Writing and Publishing an E-Book is Easy!

Overheard at a coffee shop two days ago:

Woman to her male companion: “I’ve been thinking about writing a book now that publishing is so easy.”

Male companion: “Yeah, you know, I wouldn’t mind trying that. I’ve had this good story idea for a couple of years.  I’m thinking maybe I’ll do something with it and put it out on Kindle. Sure would be nice to quit my day job!”

Woman: “That’s the truth! Some of these, what are they called? E-publishers? I think that’s right … Anyway, they’re making a bundle!”

Fortunately for the sake of this pair, yours truly had to pay her check and leave for an appointment without hearing the rest of this scintillating conversation.  As I drove away from the coffee shop, I wondered just how many others “out there” share the couple’s oh-so-misguided belief that publishing a book is both easy and a sure route to fortune. “Fame” hadn’t yet been mentioned before I left, but I’m sure it probably came up 🙂

Lots of people spend lots of time — sometimes even a lifetime — daydreaming about writing “that book.” Nothing wrong with that. America’s greatness was built on hopes and dreams and aspirations.  But, for those who’ve only nibbled around the edges of articles written about e-publishing and who haven’t ever discussed the topic with an author, there are some things you should know!

First comes the writing. Your idea may make a great story. It may be original and shiny and new. It may appeal to both men and women, to both young and old.  But before your idea becomes a story, you’ve got to get it down on the paper.

Some say that the writing is “the easy part.” First, there’s the story, itself. On average, a novel these days consists of some 60,000 words.  Let’s just say that you’re able to pump out 2,000 words a day on your word processor. You do the math. That’s a commitment of thirty days, with no break, in order to achieve your 60K.  Piece of cake!

But wait.  Let’s not forget that, within your 60K, you need to construct a character … or several, in most cases … with whom a reader can relate on some level. You’ll need to name him or her or them, come up with physical descriptions, figure out his or her history on this planet (perhaps on another planet if your story is sci-fi!), how much of that history is important to your story, and when in your book to reveal that history. Your characters will need to be “fleshed out” — to become people in whom your reader is interested!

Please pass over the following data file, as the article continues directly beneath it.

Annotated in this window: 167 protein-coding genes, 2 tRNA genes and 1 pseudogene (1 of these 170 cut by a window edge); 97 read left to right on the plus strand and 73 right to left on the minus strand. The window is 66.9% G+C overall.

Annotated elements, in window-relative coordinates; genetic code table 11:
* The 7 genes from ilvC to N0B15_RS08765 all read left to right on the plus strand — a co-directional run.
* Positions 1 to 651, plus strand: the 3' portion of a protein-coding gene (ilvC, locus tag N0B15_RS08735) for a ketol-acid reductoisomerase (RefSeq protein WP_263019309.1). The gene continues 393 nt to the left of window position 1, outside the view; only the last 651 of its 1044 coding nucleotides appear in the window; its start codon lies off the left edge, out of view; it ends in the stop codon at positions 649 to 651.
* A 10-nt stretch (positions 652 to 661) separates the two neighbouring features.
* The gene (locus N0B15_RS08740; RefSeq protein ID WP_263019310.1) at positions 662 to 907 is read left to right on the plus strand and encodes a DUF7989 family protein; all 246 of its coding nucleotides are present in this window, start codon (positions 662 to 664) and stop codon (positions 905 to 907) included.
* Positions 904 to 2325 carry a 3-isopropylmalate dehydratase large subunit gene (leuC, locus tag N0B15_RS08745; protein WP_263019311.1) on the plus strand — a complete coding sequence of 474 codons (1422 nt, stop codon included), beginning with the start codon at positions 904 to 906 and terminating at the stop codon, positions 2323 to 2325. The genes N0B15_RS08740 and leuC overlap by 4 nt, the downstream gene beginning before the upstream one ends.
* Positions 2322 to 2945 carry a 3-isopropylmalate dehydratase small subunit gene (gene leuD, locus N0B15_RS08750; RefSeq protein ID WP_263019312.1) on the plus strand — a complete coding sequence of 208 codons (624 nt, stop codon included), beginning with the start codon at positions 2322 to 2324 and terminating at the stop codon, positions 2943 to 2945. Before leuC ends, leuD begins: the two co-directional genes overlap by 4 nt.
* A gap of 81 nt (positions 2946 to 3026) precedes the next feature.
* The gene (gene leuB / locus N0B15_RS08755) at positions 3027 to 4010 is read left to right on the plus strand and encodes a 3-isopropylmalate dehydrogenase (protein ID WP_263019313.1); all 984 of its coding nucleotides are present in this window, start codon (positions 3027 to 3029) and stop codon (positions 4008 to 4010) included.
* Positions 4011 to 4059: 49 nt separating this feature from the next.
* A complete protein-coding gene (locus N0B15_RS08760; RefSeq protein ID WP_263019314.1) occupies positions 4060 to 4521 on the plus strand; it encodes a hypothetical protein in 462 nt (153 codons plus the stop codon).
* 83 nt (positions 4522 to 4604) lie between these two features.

Oops. We haven’t mentioned “the plot.” The action is the part that makes your story readable and relate-able and keeps your reader turning the pages of your 60K. Is your plot interesting? Is it believable and logical without “plot holes” — missing pieces to the puzzle?

If it’s a mystery, is it mysterious? If it’s meant to evoke emotion, does it accomplish that? If it’s meant to be humorous, will most readers find humor in it, will they “get it”?

Then, there are those little picky things to examine, the things that make you wish you’d paid more attention to in English class: speling,  gramur, and punktchoashun. Have you checked for redundancy? Do you know if you just can’t write a sentence without just using the same word over and over again until you just can’t use it any more?

In order to accomplish all of the steps after you’ve spit out those 60K words, you then must edit and edit again, then edit again! Once you’re done with your editing, you’ll need to find some “Beta readers” — trusted friends (hopefully, there are some writers among them) who will give you honest feedback about your content as well as your speling,  gramur, and punktchoashun.

If you haven’t yet thrown in the towel by the time your Beta readers have completed their mission, then it’s time to edit again until you’re sure your manuscript is faultless. Now it’s time to hire an Editor! Yes, you read it right. Any author who wants to publish a top-notch book hires an editor. Sometimes two.

Are you an artist as well as a writer? No?!? You’d better get to work finding a cover artist! Once that manuscript has been professionally edited, you’ll want an attractive cover that will attract prospective readers. Some authors, it’s true, design their own covers. Some are successful and some, sadly, are not.

Ok! Now all you have to do is upload that book to the kind folks at Kindle or at Nook and that’s that. Oh, wait! You haven’t had the book formatted for e-readers? You’d better get that done first!

Finally! Your book is available for download. You can see it on the pages of Amazon.com or on Barnes and Nobles’ web site. Wow! How many do you think you’re going to sell today? That depends upon how well you’ve marketed your book….